Working with clients with serious mental health isues, i still find professional people have a certain taboo about talking and certainly listening to the issues. Wondered what fellow hubbers thought about why the whole subject of mental health remains a closed door subject dispite living in a forward thinking society......
It's a vicious cycle. People are afraid to talk about their mental illnesses because they are taboo, and they are taboo because most mentally ill people do not speak out. All we can do is be the change we wish to see in the world, to quote Gandhi, and educate ourselves and those around us.
For example, it is one of my pet peeves when people confuse schizophrenia with dissociative identity disorder (formerly "multiple personality disorder"). I try to be patient and simply explain it in a matter-of-fact way when I hear people misspeak. I'm also very open about my own eating disordered history. If I talk about it casually, without shame, I believe it helps others see the issue as less weighted (no pun intended) and feel comfortable asking questions.
The point is why would people not speak out when they have an illness - hence remains taboo.
You speak sense Maddie, with my own disorded eating history, a few years ago, it remained a 'secret' to other than those nearest and dearest - so to speak!
Now working with personality disorder and schizophrenia - as in two entirely different illnesses, I still find its left in the closet so to speak....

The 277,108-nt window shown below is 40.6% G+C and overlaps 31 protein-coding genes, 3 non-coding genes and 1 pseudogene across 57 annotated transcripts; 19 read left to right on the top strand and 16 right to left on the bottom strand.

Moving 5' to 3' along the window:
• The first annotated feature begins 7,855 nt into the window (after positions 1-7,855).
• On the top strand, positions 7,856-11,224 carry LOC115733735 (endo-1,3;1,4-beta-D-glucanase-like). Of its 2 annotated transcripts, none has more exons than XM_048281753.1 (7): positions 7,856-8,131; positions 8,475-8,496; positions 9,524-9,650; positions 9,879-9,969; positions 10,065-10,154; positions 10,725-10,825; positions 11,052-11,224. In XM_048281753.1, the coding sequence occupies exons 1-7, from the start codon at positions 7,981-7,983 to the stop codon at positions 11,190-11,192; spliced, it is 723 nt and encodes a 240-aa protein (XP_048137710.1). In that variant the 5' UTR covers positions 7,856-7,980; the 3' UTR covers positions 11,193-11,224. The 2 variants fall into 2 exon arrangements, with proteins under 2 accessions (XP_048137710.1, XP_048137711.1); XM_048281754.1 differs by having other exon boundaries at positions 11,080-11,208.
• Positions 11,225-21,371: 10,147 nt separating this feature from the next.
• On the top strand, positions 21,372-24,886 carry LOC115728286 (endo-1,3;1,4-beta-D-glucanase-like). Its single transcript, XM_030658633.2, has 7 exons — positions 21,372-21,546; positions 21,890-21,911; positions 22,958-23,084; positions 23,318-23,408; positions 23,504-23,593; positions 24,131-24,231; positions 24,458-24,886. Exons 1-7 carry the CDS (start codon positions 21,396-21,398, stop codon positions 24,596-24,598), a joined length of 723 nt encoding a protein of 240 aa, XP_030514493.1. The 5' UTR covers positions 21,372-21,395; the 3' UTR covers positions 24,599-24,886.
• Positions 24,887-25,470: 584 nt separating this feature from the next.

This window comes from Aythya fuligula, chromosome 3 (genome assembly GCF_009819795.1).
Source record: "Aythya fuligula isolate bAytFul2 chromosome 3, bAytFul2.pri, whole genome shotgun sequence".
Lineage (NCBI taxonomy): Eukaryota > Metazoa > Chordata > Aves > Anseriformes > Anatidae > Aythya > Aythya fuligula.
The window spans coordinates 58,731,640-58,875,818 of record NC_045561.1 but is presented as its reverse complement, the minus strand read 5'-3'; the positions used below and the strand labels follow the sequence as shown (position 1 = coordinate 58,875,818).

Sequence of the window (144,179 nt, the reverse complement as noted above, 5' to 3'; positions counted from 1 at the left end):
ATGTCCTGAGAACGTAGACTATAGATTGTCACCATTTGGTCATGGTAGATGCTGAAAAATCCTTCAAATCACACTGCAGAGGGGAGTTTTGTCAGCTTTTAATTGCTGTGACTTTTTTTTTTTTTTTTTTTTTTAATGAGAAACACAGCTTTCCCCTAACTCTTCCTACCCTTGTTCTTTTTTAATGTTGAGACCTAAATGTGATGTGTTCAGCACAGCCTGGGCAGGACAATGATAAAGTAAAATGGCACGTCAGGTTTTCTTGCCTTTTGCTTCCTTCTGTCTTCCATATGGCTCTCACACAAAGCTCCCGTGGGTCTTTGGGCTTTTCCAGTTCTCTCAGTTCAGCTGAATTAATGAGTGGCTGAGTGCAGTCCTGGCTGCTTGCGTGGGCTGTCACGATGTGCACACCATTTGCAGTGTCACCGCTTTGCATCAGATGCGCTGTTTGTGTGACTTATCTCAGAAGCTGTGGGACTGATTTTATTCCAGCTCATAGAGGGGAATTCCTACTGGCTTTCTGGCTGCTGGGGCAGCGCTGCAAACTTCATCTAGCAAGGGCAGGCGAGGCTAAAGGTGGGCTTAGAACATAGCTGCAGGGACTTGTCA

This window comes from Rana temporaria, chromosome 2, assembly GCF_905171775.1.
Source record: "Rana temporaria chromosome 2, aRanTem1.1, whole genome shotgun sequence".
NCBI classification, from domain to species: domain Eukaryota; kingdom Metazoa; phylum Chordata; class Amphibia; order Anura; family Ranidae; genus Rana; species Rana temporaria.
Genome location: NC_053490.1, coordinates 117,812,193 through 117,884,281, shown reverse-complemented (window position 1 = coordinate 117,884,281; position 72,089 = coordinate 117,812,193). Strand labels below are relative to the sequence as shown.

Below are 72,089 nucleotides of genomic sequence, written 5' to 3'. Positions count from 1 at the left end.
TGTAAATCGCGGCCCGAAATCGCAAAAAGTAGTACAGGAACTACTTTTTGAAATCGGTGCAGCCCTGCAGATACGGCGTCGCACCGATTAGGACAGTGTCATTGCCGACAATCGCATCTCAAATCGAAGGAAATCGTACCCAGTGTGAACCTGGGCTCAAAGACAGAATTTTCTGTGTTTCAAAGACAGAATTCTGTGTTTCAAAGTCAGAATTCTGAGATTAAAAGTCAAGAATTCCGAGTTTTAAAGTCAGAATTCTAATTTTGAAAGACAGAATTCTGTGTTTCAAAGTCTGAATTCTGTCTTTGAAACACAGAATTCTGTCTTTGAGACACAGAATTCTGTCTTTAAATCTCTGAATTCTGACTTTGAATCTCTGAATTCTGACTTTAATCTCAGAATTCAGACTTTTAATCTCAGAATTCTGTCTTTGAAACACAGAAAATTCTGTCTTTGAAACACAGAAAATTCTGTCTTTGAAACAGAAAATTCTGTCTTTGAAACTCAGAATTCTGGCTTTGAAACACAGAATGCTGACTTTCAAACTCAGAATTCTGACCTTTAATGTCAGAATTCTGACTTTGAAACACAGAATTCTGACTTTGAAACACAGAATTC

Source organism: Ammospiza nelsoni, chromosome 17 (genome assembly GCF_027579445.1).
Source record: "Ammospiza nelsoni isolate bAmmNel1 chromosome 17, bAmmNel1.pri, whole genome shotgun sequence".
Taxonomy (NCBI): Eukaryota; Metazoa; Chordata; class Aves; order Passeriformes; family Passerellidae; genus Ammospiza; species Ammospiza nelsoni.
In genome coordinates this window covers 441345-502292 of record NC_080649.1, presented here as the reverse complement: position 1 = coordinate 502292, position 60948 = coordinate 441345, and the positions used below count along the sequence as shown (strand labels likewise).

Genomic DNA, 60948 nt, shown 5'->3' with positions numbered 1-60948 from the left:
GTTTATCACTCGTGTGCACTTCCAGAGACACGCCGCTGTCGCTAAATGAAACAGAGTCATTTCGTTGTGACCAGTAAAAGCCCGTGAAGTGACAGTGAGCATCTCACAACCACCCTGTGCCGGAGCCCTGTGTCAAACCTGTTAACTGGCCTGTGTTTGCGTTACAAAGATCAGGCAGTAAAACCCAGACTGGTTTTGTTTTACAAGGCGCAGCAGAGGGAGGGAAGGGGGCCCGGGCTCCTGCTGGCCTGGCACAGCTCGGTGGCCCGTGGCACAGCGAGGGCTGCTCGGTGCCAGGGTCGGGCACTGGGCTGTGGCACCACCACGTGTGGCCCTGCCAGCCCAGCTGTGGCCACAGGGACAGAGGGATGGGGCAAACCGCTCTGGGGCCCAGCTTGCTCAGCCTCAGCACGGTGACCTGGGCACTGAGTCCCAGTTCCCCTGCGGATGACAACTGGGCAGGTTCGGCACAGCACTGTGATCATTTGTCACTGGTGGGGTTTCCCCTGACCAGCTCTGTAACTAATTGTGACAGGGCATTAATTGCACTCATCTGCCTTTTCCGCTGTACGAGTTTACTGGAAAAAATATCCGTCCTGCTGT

How can it be taboo when it is almost center of attention for almost all problems.
it remains a taboo subject dispite being the centre of many issues. Not entirely sure why though!
I have a woman friend who has dissociative identity disorder, or as she sometimes likes to say, "the government has certified me crazy." As with many people who have that diagnosis, she suffered horrible abuse as a very young child and managed to find a way to cope and survive.
The fact that her attitude or viewpoint can shift radically when she gets upset (as a result of another personality taking the reins) or learning the reason why tends to make a lot of people extremely uncomfortable around her. I can only guess the element of unpredictability is too much for some, or her willingness to honestly say "what her deal is" can be too much for others. The fact that I'm willing to accept that sometimes she's going to be a dichotomy or paradox is why we have a friendship.
In truth, she's no more or less difficult to be friends with than "sane" people.
This is a great issue to discuss here! I have often considered the reasons people can't openly deal with all kinds of psychiatric problems - I believe, bottom line, it has to do with how educated people are about these things. Just like with so many other social issues, people are willing to discuss and accept people's psychiatric problems depending on how much they have learned about them and how they learned in an accepting atmosphere of compassion. Problem is, some people are just not willing to learn about it and continue to have misinformation that is dangerous and mean. It is so important for people who have disorders, which are certainly not their fault, to know that people will accept them for who they are.
But I had to learn that there are people you will share with and others you won't, and times and places you will share and others that aren't appropriate. Unless I'm willing to educate people (in a gentle way) about these disorders I don't discuss them. There are my problems and there are my friends problems. It isn't a good thing to share indiscriminately - just like you don't come out as gay to everyone you know, probably or tell everyone about someone else's problems when it is not their business to know. Best not to gossip about these things. I think it is wonderful that in general, these topics are now more openly discussed - movies and talk shows are actually educating millions so there will be less and less stigma attached. Our media people for the most part are helping enormously!
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